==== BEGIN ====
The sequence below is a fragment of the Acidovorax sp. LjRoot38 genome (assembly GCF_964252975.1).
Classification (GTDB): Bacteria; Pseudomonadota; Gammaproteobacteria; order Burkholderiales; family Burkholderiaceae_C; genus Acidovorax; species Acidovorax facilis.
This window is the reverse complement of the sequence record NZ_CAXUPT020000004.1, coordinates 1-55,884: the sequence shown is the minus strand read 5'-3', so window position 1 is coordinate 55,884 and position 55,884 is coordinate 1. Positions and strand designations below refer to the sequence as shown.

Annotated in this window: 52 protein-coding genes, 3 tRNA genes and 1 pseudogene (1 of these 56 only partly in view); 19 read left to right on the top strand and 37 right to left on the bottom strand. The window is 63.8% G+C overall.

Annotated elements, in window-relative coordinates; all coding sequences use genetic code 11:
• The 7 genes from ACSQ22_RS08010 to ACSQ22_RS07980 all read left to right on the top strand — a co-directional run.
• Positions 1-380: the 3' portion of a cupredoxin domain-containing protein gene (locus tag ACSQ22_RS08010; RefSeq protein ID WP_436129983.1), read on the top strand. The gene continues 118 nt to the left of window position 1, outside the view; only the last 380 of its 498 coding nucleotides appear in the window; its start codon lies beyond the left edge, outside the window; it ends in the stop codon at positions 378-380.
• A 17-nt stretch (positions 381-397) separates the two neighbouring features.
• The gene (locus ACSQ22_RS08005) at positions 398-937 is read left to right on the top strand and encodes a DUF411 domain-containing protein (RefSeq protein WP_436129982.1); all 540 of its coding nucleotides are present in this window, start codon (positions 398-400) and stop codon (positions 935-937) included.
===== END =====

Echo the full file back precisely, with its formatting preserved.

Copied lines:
The sequence below is a fragment of the Acidovorax sp. LjRoot38 genome (assembly GCF_964252975.1).
Classification (GTDB): Bacteria; Pseudomonadota; Gammaproteobacteria; order Burkholderiales; family Burkholderiaceae_C; genus Acidovorax; species Acidovorax facilis.
This window is the reverse complement of the sequence record NZ_CAXUPT020000004.1, coordinates 1-55,884: the sequence shown is the minus strand read 5'-3', so window position 1 is coordinate 55,884 and position 55,884 is coordinate 1. Positions and strand designations below refer to the sequence as shown.

Annotated in this window: 52 protein-coding genes, 3 tRNA genes and 1 pseudogene (1 of these 56 only partly in view); 19 read left to right on the top strand and 37 right to left on the bottom strand. The window is 63.8% G+C overall.

Annotated elements, in window-relative coordinates; all coding sequences use genetic code 11:
• The 7 genes from ACSQ22_RS08010 to ACSQ22_RS07980 all read left to right on the top strand — a co-directional run.
• Positions 1-380: the 3' portion of a cupredoxin domain-containing protein gene (locus tag ACSQ22_RS08010; RefSeq protein ID WP_436129983.1), read on the top strand. The gene continues 118 nt to the left of window position 1, outside the view; only the last 380 of its 498 coding nucleotides appear in the window; its start codon lies beyond the left edge, outside the window; it ends in the stop codon at positions 378-380.
• A 17-nt stretch (positions 381-397) separates the two neighbouring features.
• The gene (locus ACSQ22_RS08005) at positions 398-937 is read left to right on the top strand and encodes a DUF411 domain-containing protein (RefSeq protein WP_436129982.1); all 540 of its coding nucleotides are present in this window, start codon (positions 398-400) and stop codon (positions 935-937) included.